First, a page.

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After a seven-month gap, the housing courts are open. Although many of them will not be operating at any capacity until early November, some cases are starting to be heard. In mid-October I represented a typical couple, Monty and Lola (not their real names). They were in court to prevent a bailiff’s appointment that had been scheduled for the Friday.
The government has insisted that such hearings should continue. It has set in place two main protections for tenants. First, in the majority of cases, landlords have to wait several months after serving notices on tenants before issuing proceedings. Second, where cases were begun during the first lockdown, landlords must serve a “reactivation notice”, telling the courts whether a tenant has been affected by Covid. The idea of both provisions is to filter out the cases where the justification for eviction is clearest.
Monty and Lola were excluded from either protection because a final possession order had already been made against them before Covid. In drafting the rules, the government refused to include any safeguards for people in that situation.
Eighteen months earlier, their landlord had served a section 21 notice, a document that requires a tenant to leave without the landlord needing to show the tenant has done anything wrong. Monty and Lola went to their local Citizens Advice office and were told that the landlord could not win. He had taken a deposit from them but had not registered it within the statutory time and any section 21 notice would be invalid.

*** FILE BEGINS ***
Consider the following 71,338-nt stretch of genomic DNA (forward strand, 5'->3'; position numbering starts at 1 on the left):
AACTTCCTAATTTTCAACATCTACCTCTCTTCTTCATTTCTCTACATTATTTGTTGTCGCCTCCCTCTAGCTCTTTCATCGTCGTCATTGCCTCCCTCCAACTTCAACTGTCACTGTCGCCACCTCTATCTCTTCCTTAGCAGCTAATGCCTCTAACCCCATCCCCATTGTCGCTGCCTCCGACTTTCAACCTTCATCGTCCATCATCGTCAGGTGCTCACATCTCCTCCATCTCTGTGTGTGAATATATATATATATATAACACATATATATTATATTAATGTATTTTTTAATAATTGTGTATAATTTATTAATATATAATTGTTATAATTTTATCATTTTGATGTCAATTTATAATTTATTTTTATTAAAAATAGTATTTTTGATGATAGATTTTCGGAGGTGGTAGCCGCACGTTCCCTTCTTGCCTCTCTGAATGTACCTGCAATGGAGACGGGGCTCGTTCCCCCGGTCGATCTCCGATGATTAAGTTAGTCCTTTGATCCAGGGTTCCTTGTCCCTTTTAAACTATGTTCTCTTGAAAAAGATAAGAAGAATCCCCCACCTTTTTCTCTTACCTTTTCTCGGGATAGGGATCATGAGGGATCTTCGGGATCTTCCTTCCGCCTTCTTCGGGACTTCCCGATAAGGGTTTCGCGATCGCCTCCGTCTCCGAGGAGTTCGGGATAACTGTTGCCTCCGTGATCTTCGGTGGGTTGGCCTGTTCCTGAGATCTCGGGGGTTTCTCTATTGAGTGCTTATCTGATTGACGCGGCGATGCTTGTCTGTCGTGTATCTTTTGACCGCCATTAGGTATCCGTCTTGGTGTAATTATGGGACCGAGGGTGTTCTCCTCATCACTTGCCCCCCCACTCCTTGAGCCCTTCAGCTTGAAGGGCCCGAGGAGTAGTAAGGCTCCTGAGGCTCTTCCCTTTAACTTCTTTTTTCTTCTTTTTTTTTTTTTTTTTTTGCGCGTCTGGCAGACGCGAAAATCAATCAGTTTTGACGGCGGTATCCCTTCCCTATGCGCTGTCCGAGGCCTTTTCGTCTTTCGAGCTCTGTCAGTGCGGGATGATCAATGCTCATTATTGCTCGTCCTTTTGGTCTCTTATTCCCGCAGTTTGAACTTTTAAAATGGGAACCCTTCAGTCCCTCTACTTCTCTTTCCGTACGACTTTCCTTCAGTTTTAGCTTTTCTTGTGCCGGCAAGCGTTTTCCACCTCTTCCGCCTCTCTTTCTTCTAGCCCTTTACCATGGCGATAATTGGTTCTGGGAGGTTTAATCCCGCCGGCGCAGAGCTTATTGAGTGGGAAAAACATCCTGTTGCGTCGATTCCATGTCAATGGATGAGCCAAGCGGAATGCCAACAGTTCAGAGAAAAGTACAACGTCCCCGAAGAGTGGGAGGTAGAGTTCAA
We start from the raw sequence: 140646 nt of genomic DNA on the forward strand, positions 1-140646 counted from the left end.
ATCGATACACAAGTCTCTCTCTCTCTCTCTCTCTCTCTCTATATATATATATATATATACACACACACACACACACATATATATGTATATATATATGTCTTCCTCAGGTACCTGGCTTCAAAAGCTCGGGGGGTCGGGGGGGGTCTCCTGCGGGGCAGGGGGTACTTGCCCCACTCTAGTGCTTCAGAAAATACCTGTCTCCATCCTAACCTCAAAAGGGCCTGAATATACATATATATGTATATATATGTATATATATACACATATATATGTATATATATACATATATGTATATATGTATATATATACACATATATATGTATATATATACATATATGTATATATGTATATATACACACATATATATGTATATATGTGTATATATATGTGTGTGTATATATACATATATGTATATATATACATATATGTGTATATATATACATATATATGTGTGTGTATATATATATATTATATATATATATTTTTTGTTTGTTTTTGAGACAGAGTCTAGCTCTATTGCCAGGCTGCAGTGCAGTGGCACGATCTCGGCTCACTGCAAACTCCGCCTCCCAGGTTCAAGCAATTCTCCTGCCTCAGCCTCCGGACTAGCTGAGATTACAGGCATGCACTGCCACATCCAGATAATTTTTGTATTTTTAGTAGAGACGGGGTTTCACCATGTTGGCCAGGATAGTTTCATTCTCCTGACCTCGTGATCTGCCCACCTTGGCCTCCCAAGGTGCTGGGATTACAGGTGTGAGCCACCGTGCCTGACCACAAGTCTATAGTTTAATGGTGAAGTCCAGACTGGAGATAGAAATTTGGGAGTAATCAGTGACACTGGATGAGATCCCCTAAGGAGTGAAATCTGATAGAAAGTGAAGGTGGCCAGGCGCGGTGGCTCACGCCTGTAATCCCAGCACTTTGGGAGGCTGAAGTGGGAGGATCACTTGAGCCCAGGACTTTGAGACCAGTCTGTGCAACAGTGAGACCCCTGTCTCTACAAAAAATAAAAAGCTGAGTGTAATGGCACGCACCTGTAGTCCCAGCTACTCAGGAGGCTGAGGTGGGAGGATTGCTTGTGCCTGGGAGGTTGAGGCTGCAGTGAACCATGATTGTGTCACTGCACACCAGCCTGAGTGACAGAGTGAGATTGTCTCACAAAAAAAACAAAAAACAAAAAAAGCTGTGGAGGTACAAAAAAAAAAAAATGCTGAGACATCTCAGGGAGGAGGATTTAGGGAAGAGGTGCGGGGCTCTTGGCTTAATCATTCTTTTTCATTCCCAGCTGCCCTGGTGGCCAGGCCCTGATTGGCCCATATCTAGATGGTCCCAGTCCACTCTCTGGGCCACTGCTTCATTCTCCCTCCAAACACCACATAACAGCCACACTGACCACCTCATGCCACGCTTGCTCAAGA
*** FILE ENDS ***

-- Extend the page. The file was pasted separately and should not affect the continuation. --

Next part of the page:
The government has promised, many times, to repeal section 21 – however, it has indefinitely postponed acting on that promise.
Although Monty and Lola had been in a strong position, they tried to be fair. They told the landlord’s solicitor they just needed to stay in their home until June 2020 when their son was due to leave school. The solicitor offered Monty and Lola a compromise: they could stay till the summer so long as they promised to leave then. They signed a consent order granting the landlord outright possession against them, never imagining that the pandemic would destroy all their plans.
The issue before the court was simply whether that order had been properly made. The hearing was supposed to start on the Wednesday at 2.45pm using the court’s cloud video platform. Fifteen minutes beforehand, I logged into an online waiting room. I could see an icon representing me and one for my opponent. I could see a blue dot by the names of the people in the hearing, as the judge invited each of them to speak. But I could not hear them, and nor could they hear me. By now, my pulse was racing at around 200 beats a minute – think what it was like for my clients.
The hearing was stopped and began again by telephone at 3.30pm. The judge had promised us a decision that day, but I needed to explain my client’s case, and the landlord’s barrister had to reply. Time wore on: past four, four thirty … We stopped at five, with no decision but the promise of a judgment on the Thursday.